|Department of Revenue of Ore. v. ACF Indus. (92-74), 510 U.S. 332 (1994). |
[ Stevens ]
[ Kennedy ]
NOTE: Where it is feasible, a syllabus (headnote) will be released, as is being done in connection with this case, at the time the opinion is issued. The syllabus constitutes no part of the opinion of the Court but has been prepared by the Reporter of Decisions for the convenience of the reader. See United States v. Detroit Lumber Co., 200 U.S. 321, 337.
SUPREME COURT OF THE UNITED STATES
DEPARTMENT OF REVENUE OF OREGON v. ACF INDUSTRIES, INC., et al.
certiorari to the united states court of appeals for the ninth circuit
The Railroad Revitalization and Regulatory Reform Act of 1976, in relevant part, forbids States to impose (1) higher property tax rates and assessment ratios upon "rail transportation property" than upon "other commercial and industrial property," 49 U.S.C. §§ 11503(b)(1)%(3), and (2) "another tax that discriminates against a rail carrier providing transportation," §11503(b)(4). Oregon exempts from its ad valorem property tax various classes of business personal property, but not railroad cars owned by respondent companies. They filed suit in the District Court, alleging that the tax violates §11503(b)(4) because it exempts certain classes of commercial property from taxation while taxing railroad cars in full. Both the District Court and the Court of Appeals agreed that discriminatory property tax exemptions may be challenged under subsection (b)(4). However, the Court of Appeals reversed the lower court's finding that Oregon's tax complied with the provision, holding instead that respondents were entitled to the same exemption enjoyed by preferred property owners.
Held: Section 11503 does not limit the States' discretion to exempt nonrailroad property, but not railroad property, from generally applicable ad valorem property taxes. Pp. 5-15.
(a) Respondents' position that "another tax that discriminates against a rail carrier" is a residual category designed to reach any discriminatory state tax, including property taxes, not covered by subsections (b)(1)%(3) is plausible only if subsection (b)(4) is read in isolation. However, the structure of §11503 as a whole supports the view that subsection (b)(4) does not speak to property tax exemptions. "[C]ommercial and industrial property," which servesas the comparison class for measuring property tax discrimination under subsections (b)(1)%(3), is defined in subsection (a)(4) as "property, other than transportation property and land used primarily for agricultural purposes or timber growing, devoted to commercial or industrial use and subject to a property tax levy." The interplay between subsections (b)(1)%(3) and this definition is central to subsection (b)(4)'s interpretation. For example, Congress' exclusion of agricultural land from the definition demonstrates its intent to permit the States to tax railroad property at a higher rate than agricultural land, notwithstanding subsection (b)(3)'s general prohibition of rate discrimination. To consider such a tax "another tax" under subsection (b)(4) would subvert the statutory plan by reading subsection (b)(4) to prohibit what subsection (b)(3), in conjunction with subsection (a)(4), was designed to allow. The result would contravene the elemental canon of construction that a statute should be interpreted so as not to render one part inoperative. Pp. 5-7.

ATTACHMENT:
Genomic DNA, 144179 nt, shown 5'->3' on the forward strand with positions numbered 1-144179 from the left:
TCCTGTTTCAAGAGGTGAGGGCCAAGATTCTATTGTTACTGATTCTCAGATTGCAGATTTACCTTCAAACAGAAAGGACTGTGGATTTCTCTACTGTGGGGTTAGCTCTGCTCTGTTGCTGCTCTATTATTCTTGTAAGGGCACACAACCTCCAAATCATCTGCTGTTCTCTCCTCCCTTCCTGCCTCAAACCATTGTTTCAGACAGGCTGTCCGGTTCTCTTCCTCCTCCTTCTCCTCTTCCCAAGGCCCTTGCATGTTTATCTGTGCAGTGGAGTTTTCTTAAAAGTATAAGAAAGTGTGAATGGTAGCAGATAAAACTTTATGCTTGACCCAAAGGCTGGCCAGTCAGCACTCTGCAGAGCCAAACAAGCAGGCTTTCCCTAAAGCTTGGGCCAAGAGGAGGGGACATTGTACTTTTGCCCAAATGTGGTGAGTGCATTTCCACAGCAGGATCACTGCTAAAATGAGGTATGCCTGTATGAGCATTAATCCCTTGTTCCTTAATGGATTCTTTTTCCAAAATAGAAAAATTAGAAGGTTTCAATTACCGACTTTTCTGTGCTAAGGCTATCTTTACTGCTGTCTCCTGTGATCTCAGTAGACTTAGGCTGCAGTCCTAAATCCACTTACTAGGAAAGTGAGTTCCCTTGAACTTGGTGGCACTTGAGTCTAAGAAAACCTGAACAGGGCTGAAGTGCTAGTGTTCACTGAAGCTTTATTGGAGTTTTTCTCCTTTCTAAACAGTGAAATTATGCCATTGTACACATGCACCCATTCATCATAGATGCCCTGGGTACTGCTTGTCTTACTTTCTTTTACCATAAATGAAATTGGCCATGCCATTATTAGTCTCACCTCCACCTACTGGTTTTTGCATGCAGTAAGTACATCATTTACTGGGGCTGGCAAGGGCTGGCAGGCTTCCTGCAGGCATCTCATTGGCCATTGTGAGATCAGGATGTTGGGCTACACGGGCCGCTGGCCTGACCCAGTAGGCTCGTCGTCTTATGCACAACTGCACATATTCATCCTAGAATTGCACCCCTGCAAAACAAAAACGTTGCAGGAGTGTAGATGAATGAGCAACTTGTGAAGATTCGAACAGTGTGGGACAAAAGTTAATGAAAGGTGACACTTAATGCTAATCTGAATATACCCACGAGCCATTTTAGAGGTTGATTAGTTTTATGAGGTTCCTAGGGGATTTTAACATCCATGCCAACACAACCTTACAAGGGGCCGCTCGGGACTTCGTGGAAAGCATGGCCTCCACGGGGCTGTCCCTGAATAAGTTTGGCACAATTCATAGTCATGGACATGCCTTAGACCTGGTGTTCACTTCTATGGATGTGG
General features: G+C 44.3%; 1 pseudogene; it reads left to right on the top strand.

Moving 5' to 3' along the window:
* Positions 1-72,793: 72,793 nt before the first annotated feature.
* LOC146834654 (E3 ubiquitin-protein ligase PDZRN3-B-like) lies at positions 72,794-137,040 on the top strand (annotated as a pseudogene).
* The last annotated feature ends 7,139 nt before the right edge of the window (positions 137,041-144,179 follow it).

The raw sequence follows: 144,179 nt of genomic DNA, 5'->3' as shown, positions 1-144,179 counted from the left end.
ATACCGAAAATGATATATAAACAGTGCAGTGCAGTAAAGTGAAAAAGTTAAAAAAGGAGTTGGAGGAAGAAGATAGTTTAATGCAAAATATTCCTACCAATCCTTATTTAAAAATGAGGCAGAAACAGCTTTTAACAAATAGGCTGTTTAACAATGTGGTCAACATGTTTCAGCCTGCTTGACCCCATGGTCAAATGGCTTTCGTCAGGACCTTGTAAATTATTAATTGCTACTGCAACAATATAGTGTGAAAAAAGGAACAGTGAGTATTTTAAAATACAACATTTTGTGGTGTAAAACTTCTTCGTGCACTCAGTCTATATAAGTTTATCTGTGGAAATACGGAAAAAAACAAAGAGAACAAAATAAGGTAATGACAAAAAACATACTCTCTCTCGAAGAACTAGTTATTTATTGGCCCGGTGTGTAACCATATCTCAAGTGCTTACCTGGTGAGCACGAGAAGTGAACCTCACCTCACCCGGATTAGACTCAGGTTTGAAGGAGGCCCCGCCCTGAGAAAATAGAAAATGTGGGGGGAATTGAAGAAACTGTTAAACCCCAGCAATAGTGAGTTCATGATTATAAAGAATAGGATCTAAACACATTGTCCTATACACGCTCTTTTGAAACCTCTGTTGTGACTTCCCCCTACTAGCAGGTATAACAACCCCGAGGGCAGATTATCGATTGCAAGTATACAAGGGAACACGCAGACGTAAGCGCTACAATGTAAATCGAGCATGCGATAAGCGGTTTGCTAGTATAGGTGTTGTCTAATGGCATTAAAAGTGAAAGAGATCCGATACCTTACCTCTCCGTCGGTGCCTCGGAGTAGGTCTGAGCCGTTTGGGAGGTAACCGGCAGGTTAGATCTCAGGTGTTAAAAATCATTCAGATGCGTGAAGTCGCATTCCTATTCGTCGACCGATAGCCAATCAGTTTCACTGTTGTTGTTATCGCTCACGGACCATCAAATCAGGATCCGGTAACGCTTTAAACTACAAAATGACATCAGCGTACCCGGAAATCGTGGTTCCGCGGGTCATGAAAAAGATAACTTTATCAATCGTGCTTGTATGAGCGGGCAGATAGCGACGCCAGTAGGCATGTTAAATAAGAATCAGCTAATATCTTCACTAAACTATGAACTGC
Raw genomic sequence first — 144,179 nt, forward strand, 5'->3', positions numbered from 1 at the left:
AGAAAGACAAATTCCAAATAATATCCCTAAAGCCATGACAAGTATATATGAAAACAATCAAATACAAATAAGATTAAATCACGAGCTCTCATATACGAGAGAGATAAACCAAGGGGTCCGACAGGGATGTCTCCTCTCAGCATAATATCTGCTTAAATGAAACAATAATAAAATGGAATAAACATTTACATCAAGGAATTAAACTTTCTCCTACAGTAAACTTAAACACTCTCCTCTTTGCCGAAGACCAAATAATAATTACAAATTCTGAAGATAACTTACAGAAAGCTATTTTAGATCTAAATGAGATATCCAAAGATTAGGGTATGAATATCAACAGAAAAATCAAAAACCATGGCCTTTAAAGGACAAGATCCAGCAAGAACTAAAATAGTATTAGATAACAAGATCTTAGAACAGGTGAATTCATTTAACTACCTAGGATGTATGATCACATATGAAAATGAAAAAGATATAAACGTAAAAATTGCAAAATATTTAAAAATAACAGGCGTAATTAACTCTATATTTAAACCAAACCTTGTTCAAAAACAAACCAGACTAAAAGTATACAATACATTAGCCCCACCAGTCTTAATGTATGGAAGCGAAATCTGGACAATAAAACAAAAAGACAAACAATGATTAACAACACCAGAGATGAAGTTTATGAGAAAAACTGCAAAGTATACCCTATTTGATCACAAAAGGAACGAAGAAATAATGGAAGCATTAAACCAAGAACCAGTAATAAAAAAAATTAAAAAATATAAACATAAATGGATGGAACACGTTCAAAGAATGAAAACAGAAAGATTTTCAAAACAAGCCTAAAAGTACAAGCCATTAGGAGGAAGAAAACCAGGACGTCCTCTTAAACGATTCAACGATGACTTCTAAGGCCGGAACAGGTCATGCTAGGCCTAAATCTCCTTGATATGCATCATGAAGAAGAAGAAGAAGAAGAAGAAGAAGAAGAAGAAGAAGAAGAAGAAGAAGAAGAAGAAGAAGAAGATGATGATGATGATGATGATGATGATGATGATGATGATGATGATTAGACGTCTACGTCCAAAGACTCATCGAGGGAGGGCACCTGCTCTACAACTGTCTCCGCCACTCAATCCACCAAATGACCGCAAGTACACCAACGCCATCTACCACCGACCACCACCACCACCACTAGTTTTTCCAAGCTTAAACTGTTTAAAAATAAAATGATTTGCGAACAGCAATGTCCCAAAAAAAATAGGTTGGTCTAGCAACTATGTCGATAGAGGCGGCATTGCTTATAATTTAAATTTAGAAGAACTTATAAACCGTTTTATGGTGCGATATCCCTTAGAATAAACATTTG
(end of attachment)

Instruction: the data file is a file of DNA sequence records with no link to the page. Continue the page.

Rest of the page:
(b) The phrase "subject to a property tax levy" further qualifies the subsection (a)(4) definition. When used elsewhere in §11503, that phrase means property that is taxed; and since identical words used in different parts of the same Act are intended to have the same meaning, the phrase must carry the same meaning in subsection (a)(4), Sorenson v. Secretary of Treasury, 475 U.S. 851, 860. Thus, exempt property is not part of the comparison class. It would be illogical to conclude that Congress, having allowed States to grant property tax exemptions in subsections (b)(1)%(3), would turn around and nullify its own choice in subsection (b)(4). Pp. 7-9.
(c) Other considerations reinforce the foregoing construction of the statute. Section §11503's silence on the subject of tax exemptions--in light of the explicit prohibition of tax rate and assessment ratio discrimination--reflects a determination to permit the States to leave their exemptions in place. Principles of federalism compel this view, for a statute is interpreted to pre-empt traditional state powers only if that result is the clear and manifest purpose of Congress. The statute's legislative history casts no doubt upon this interpretation. Nor does the interpretation lead to an anomalous result. Since railroads are not the only commercial entities subject to Oregon's tax, it need not be decided whether subsection (b)(4) would prohibit a tax that did single out railroad property. And since it is within Congress' sound discretion to weigh the benefit of preserving some exemptions against the benefit of protecting rail carriers from every tax scheme that favors some nonrailroad property, the result reached here is not sobizarre that Congress could not have intended it. See Demarest v. Manspeaker, 498 U.S. 184, 191. Pp. 10-14.
961 F. 2d 813, reversed and remanded.
Kennedy, J., delivered the opinion of the Court, in which Rehnquist, C. J., and Blackmun, O'Connor, Scalia, Souter, Thomas, and Ginsburg, JJ., joined. Stevens, J., filed a dissenting opinion.